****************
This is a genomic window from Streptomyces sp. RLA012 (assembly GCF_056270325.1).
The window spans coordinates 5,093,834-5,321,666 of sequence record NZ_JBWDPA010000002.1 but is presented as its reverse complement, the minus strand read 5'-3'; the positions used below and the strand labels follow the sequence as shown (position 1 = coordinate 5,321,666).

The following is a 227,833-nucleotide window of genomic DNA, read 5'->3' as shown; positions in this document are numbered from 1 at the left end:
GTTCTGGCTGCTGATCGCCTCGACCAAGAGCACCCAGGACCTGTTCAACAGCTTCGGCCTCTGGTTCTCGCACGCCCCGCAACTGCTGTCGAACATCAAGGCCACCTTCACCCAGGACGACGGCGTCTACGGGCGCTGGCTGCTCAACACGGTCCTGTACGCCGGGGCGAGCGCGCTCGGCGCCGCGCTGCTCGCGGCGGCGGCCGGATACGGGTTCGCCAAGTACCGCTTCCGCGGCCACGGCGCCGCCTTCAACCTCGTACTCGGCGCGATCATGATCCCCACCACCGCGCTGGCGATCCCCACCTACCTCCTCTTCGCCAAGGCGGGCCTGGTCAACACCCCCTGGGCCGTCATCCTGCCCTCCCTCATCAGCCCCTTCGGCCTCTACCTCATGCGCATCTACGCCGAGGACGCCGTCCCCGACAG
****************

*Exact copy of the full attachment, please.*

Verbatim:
This is a genomic window from Streptomyces sp. RLA012 (assembly GCF_056270325.1).
The window spans coordinates 5,093,834-5,321,666 of sequence record NZ_JBWDPA010000002.1 but is presented as its reverse complement, the minus strand read 5'-3'; the positions used below and the strand labels follow the sequence as shown (position 1 = coordinate 5,321,666).

The following is a 227,833-nucleotide window of genomic DNA, read 5'->3' as shown; positions in this document are numbered from 1 at the left end:
GTTCTGGCTGCTGATCGCCTCGACCAAGAGCACCCAGGACCTGTTCAACAGCTTCGGCCTCTGGTTCTCGCACGCCCCGCAACTGCTGTCGAACATCAAGGCCACCTTCACCCAGGACGACGGCGTCTACGGGCGCTGGCTGCTCAACACGGTCCTGTACGCCGGGGCGAGCGCGCTCGGCGCCGCGCTGCTCGCGGCGGCGGCCGGATACGGGTTCGCCAAGTACCGCTTCCGCGGCCACGGCGCCGCCTTCAACCTCGTACTCGGCGCGATCATGATCCCCACCACCGCGCTGGCGATCCCCACCTACCTCCTCTTCGCCAAGGCGGGCCTGGTCAACACCCCCTGGGCCGTCATCCTGCCCTCCCTCATCAGCCCCTTCGGCCTCTACCTCATGCGCATCTACGCCGAGGACGCCGTCCCCGACAG